When I interact with someone who reaches out to me, I remind myself to keep aware of how much time I’m spending with the other person.
Giving value upfront can give the prospect an idea of how you can benefit them, but be careful not to spend too much time upfront.
If you spend a lot of energy helping the person over and over, the prospect will be conditioned to expect help from you, making them feel less gratitude over time and increasing your level of resentment towards them.
The increased use of the internet for service and product transactions is likely a major reason people feel more comfortable taking without the need to reciprocate.
In a study done by the University of Nottingham’s School of Economics, volunteers were more likely to cooperate with one another if they were held publicly accountable and could face punishment for acting selfishly.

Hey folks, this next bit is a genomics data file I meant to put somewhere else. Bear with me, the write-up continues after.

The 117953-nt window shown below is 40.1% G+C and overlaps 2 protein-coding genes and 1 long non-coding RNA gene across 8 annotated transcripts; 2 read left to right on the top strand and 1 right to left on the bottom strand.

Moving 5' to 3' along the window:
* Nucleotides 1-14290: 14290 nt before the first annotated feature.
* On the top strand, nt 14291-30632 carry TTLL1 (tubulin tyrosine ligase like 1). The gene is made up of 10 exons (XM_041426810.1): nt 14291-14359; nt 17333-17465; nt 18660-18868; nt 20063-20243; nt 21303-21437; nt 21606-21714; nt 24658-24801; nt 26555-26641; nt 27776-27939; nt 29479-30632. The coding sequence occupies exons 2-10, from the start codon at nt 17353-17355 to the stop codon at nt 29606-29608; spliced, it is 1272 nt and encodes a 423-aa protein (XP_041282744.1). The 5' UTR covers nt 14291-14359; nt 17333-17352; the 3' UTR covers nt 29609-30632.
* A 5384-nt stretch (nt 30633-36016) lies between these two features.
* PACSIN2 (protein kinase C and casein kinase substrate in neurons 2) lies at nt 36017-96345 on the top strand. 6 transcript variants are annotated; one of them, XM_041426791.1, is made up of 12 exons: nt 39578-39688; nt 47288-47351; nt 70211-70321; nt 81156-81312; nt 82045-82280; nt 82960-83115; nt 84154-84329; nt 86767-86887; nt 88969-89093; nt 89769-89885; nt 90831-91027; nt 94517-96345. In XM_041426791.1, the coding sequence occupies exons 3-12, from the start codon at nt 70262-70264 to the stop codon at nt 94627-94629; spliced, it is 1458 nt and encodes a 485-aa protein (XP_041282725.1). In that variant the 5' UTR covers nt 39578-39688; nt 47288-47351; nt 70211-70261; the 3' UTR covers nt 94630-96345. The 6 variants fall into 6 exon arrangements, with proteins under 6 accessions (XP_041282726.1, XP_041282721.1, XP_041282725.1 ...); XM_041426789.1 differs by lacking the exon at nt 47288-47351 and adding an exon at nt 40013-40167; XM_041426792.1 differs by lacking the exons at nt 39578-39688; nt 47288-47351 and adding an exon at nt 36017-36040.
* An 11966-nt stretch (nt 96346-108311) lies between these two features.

Since the internet is largely anonymous, for the most part people aren’t publicly accountable for their actions. The threat of punishment is low since users aren’t faced with social rejection or any other form of punishment when they don’t conform to social norms.
When speaking with prospects, the question “how much does this cost?” will invariably come up. Before you get to the price point though, you need to demonstrate how you can provide value first.
This helps the prospect understand how you can help them reach their goals and make their life easier, which will essentially make the price more justifiable.
Despite your best efforts, some people will solely focus on the cost and not on the value you provide. If this is the case, accept that not everyone is going to be a customer and that’s okay.
Determine the Value of Your Customers
According to the Pareto principle, about 80% of sales revenue comes from 20% of customers.